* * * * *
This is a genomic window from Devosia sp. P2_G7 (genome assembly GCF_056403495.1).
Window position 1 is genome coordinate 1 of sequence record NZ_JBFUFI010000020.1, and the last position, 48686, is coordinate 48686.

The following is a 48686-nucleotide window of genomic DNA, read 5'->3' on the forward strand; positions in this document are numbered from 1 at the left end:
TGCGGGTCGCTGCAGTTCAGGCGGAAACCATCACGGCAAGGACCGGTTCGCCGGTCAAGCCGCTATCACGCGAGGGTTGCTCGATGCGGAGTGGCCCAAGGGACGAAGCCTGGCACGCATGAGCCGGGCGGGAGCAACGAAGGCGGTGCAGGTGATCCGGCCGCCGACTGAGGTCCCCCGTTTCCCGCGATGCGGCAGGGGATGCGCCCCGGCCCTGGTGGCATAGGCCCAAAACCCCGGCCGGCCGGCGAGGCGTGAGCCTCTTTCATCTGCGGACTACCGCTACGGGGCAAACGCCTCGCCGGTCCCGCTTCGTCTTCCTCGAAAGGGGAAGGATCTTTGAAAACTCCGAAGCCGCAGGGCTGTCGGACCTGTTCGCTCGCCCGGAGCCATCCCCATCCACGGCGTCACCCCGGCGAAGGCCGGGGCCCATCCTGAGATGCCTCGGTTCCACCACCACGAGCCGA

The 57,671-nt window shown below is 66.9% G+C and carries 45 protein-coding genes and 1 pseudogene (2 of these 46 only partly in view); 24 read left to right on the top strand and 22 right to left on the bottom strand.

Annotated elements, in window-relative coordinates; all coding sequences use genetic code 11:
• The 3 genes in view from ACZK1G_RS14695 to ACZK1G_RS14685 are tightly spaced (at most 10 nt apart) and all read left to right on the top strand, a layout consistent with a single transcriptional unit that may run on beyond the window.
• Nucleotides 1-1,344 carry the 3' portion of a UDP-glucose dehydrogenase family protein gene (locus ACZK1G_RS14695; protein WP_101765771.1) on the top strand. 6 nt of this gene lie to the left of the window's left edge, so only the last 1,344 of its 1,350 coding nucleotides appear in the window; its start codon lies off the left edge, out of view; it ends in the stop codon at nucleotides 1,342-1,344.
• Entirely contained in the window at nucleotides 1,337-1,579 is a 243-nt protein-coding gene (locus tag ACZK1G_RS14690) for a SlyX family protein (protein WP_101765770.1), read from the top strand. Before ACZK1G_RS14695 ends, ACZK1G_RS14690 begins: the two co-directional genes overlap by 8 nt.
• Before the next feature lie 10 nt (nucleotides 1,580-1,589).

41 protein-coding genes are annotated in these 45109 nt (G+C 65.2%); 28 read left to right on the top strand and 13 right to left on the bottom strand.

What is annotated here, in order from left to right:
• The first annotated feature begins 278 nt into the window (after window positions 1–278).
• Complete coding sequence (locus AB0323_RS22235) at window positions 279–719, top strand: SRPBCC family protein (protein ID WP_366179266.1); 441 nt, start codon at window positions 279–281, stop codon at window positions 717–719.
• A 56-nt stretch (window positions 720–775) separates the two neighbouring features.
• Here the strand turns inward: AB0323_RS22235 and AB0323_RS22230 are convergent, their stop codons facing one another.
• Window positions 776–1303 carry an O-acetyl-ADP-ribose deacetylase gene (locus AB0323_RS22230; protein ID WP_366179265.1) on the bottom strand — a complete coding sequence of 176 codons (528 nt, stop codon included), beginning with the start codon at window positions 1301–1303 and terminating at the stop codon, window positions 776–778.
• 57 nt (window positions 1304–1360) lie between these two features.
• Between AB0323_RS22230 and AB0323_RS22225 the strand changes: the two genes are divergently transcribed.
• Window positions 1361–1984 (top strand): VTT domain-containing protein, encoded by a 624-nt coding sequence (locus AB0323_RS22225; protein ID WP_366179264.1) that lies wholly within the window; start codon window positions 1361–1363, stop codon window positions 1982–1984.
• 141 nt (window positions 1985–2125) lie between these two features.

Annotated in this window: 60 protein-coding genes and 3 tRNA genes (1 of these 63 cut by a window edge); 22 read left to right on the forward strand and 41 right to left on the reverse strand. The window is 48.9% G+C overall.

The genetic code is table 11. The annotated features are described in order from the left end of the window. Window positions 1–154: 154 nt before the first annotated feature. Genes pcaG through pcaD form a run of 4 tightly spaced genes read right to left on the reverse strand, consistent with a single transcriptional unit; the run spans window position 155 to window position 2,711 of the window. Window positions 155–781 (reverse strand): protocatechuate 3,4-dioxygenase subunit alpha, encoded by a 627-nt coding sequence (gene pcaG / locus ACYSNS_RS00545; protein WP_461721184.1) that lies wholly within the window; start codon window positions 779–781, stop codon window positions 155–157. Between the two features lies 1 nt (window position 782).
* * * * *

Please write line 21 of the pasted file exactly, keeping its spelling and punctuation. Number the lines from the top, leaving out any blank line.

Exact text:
• 141 nt (window positions 1985–2125) lie between these two features.